Promoting tech transfer between space and global mental health

Donald D. Chang, Eric A. Storch, Lance Black, Michael Berk, Neal Pellis, Helen Lavretsky, Jeffrey Sutton, Kylie Ternes, Marc Shepanek, Erin Smith, Ryan Abbott, Harris A. Eyre

Research output: Contribution to journalReview articlepeer-review

Abstract

INTRODUCTION: Numerous issues in mental health benefit from technological innovation. An example involves the mental health challenges of long-duration spaceflight (such as a Mars mission), including prolonged confinement, microgravity, and different sunlight exposure lengths. Persisting on Earth are global mental health challenges stemming from disease burdens, limited interview-based diagnostic systems, trial-and-error treatment approaches, and suboptimal access. There is potential for cross-pollinating solutions between these seemingly disparate challenges using a range of emerging technologies such as sensors, 'omics', and big data. In this review, we highlight the bidirectional value of mental health technology transfer aimed to address issues both on Earth and in space. METHODS: We prepared a systematic review of studies pertaining to mental health technological innovation and space medicine. RESULTS: For Earth mental health technologies translatable to long-duration space missions, we cite several example technologies, including device-based psychotherapy and social support, conversational agents 'aka chatbots', and nutritional and physical activity focused mental health. Space technologies translatable to Earth mental health include remote sensing devices, global navigation satellite systems, satellite communications, chronotherapies, and nutritional advances. DISCUSSION: There is a rich history of space technologies informing Earth technological trends, including general health care on Earth, and vice versa. To avoid the traditional happenstance approach that results in delays, missed opportunities, and increased cost, and to improve outcomes for both Earth and space utilization of these technologies, we propose increased dialogue and training opportunities to enhance innovation and outcomes.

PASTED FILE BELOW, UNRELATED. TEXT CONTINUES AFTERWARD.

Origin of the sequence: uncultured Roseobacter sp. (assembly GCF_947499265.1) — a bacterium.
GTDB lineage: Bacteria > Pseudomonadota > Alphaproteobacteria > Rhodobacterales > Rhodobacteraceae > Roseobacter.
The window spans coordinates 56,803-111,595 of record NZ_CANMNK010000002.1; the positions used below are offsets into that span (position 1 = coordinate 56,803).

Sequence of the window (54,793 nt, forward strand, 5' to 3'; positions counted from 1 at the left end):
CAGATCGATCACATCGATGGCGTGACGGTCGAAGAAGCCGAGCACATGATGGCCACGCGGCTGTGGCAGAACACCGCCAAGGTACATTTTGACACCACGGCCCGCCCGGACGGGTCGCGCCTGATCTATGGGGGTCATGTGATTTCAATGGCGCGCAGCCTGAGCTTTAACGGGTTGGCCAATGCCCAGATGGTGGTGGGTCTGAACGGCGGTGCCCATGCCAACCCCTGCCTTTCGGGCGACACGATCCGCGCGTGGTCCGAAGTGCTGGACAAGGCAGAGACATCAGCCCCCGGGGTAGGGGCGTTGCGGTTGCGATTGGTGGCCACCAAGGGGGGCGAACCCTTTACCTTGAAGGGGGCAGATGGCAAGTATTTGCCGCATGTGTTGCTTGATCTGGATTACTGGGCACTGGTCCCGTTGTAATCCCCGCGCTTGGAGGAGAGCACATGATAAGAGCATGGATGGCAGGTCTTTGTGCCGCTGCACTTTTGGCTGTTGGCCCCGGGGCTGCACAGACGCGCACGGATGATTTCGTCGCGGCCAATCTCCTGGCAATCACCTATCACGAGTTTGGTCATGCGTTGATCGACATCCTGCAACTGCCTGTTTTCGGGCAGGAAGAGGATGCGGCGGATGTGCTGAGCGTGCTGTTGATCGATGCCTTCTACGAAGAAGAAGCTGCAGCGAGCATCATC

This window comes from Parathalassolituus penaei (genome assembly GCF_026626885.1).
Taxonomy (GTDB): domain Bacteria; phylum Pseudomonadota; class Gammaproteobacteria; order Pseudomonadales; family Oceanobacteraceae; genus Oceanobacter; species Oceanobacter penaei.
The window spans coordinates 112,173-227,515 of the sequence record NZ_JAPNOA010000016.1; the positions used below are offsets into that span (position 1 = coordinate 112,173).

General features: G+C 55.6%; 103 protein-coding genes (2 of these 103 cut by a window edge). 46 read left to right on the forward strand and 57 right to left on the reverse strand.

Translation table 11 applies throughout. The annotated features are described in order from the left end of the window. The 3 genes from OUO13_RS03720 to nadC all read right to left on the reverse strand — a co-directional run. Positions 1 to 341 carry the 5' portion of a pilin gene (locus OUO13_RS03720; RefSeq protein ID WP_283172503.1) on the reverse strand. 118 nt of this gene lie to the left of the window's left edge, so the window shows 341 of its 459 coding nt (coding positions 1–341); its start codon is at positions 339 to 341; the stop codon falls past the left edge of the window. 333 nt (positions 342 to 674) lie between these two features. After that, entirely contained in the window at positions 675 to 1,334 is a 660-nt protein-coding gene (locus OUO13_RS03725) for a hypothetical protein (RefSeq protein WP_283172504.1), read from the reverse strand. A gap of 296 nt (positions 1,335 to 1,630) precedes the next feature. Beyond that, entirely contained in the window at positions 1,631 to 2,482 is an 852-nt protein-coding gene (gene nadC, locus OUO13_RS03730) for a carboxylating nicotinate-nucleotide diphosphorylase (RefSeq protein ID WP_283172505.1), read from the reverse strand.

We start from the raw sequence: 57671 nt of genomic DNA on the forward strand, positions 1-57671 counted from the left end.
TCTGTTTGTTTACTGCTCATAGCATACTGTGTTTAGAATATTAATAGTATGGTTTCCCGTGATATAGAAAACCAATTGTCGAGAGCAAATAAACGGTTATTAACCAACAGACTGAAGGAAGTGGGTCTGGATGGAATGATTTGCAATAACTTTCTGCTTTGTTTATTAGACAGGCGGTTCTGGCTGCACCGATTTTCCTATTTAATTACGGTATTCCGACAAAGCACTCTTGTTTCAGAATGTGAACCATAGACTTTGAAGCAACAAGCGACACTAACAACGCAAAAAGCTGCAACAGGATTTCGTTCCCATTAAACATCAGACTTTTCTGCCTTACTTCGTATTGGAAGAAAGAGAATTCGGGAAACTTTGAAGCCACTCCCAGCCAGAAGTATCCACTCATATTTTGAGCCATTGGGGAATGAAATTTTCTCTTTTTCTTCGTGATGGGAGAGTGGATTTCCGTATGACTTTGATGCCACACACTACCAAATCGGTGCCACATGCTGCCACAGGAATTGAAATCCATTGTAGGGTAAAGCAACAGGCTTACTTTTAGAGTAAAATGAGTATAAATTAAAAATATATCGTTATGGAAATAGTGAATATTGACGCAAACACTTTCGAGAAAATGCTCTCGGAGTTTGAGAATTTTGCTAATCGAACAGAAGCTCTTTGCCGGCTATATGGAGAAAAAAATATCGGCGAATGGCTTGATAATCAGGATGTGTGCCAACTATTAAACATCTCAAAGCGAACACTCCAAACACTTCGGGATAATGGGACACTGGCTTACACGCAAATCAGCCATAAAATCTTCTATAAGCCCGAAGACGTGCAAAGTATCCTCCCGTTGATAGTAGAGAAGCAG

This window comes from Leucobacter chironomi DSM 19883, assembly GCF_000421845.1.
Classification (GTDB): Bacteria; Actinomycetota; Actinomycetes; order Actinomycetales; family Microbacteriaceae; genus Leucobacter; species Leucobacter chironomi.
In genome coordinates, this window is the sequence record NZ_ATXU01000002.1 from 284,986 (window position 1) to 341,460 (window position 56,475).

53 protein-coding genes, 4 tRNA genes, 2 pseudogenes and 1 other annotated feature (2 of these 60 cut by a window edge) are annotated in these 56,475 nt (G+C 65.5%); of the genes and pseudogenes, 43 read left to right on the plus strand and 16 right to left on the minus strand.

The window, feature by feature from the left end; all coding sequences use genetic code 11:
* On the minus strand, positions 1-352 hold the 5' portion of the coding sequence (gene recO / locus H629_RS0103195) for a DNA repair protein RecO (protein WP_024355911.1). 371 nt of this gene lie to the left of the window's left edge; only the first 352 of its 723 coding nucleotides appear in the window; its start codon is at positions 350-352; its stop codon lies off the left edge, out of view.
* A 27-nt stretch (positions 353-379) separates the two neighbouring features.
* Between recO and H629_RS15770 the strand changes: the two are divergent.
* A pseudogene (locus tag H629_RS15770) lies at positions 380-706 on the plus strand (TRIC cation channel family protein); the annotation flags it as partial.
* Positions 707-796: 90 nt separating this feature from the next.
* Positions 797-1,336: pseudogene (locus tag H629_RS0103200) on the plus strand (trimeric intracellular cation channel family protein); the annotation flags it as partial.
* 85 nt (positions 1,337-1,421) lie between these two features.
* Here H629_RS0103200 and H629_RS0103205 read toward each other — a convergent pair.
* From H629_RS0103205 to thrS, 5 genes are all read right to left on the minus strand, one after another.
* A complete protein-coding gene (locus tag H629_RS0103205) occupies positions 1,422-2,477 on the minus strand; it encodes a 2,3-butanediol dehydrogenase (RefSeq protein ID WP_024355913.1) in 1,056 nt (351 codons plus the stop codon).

Original languageEnglish (US)
Pages (from-to)737-745
Number of pages9
JournalAerospace Medicine and Human Performance
Volume91
Issue number9
DOIs
StatePublished - Sep 1 2020

Keywords

  • Astronautics
  • Mental health
  • Psychiatry
  • Psychology
  • Space medicine
  • Technology

ASJC Scopus subject areas

  • Medicine (miscellaneous)
  • Public Health, Environmental and Occupational Health

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